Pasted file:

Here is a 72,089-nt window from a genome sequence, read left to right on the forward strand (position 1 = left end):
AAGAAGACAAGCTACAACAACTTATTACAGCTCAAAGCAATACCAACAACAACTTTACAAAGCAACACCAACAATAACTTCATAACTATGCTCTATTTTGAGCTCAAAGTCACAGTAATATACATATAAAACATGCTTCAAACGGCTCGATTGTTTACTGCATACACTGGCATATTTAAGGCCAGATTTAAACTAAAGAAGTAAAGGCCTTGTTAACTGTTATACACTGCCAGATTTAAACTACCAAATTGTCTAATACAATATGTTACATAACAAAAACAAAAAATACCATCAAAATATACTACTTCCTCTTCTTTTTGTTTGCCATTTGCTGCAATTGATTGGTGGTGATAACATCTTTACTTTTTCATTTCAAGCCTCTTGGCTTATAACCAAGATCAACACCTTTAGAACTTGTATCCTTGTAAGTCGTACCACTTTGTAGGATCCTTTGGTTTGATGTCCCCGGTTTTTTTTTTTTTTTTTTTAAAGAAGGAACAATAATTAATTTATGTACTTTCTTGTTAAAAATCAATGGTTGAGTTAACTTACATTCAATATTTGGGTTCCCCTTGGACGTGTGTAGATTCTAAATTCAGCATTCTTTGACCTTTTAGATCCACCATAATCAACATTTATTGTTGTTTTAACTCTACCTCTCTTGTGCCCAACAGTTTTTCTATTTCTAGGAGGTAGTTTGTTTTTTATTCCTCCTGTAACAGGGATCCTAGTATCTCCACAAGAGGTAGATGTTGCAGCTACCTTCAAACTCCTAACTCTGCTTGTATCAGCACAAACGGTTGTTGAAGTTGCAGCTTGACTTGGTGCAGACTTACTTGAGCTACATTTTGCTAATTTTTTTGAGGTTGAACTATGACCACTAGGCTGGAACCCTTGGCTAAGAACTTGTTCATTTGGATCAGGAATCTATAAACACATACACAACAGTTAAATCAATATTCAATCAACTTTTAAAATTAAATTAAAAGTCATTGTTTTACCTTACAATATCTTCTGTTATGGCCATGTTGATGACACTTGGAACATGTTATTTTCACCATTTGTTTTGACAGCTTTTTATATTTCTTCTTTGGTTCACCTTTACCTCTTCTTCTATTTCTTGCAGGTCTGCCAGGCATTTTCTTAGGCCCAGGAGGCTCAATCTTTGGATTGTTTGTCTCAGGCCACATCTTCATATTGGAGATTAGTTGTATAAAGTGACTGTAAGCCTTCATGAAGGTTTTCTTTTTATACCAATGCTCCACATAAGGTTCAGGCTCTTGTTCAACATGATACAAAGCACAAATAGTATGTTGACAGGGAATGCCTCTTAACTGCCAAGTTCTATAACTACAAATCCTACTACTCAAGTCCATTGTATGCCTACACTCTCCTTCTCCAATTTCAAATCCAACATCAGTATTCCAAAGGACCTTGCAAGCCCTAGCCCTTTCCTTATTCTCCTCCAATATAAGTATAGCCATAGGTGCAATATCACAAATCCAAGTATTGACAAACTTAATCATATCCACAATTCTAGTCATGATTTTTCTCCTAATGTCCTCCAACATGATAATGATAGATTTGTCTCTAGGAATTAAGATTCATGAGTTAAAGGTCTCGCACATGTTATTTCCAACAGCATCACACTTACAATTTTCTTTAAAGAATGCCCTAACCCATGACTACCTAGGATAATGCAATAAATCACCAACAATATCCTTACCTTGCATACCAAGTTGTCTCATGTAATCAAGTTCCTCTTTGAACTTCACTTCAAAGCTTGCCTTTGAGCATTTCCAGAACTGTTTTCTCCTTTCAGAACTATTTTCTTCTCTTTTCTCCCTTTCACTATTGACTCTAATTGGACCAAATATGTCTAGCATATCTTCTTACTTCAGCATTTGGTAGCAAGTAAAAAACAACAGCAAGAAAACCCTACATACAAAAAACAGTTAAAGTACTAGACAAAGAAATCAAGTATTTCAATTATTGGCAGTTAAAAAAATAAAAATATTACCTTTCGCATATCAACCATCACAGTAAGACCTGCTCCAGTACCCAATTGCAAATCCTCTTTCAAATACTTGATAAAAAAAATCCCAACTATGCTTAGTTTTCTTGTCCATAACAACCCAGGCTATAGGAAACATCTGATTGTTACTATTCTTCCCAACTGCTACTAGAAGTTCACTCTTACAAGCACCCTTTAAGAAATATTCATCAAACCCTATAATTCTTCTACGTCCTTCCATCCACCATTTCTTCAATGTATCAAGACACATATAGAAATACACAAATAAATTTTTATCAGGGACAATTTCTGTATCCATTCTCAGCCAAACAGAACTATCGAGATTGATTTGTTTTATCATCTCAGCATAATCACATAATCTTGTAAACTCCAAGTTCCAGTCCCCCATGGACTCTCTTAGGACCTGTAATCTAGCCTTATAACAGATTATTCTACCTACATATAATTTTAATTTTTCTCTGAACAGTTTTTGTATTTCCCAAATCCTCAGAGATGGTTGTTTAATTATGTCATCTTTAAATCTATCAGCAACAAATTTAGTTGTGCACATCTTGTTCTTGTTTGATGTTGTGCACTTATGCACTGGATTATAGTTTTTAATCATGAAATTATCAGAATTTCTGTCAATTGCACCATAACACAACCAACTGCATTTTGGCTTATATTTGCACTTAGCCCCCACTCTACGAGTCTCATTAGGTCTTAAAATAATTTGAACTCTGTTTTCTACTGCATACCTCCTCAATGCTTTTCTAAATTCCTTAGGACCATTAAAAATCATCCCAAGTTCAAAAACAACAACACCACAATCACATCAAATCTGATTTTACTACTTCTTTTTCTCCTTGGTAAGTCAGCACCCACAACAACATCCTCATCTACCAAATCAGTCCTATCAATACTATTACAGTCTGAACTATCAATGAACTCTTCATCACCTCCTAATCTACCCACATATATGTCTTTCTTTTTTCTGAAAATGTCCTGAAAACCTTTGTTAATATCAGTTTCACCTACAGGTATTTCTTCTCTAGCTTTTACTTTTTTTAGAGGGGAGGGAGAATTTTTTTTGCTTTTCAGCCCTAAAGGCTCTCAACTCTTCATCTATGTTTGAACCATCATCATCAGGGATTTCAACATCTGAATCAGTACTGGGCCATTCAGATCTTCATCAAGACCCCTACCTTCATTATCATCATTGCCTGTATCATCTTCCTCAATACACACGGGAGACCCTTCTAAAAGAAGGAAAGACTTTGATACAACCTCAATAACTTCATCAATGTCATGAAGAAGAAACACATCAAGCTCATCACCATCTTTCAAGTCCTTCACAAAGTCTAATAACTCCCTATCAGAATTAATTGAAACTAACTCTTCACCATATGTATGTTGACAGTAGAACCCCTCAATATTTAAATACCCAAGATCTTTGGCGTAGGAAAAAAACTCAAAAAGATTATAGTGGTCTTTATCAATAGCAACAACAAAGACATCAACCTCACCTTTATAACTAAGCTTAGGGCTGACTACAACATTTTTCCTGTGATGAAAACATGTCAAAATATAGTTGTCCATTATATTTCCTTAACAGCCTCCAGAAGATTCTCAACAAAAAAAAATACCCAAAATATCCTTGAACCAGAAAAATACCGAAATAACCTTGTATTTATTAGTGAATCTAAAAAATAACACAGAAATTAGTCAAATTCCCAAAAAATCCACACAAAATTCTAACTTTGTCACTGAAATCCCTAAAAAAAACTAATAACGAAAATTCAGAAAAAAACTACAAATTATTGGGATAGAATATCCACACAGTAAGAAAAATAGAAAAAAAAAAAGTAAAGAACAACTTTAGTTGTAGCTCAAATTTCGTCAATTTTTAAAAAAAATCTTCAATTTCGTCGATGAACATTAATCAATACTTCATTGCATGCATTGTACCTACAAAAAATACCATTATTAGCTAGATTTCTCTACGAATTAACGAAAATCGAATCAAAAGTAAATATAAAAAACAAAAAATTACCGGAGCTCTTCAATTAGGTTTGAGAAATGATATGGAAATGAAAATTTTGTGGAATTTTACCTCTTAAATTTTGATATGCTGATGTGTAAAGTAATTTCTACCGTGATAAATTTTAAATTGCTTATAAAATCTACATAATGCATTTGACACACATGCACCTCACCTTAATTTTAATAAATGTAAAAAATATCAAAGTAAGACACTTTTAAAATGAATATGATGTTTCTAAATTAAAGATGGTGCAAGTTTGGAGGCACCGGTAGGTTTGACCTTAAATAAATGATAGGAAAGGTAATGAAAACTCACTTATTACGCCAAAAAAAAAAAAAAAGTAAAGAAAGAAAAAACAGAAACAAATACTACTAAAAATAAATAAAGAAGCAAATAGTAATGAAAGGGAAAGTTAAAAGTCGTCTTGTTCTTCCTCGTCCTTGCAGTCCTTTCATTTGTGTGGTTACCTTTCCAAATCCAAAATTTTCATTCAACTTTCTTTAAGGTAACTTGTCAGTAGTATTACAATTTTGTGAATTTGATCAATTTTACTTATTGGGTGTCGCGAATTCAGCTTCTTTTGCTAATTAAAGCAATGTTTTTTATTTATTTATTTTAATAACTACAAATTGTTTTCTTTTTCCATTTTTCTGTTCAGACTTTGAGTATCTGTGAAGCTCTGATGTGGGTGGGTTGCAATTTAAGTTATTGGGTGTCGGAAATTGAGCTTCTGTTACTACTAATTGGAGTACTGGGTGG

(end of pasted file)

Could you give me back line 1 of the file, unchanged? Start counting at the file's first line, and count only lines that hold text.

Here is a 72,089-nt window from a genome sequence, read left to right on the forward strand (position 1 = left end):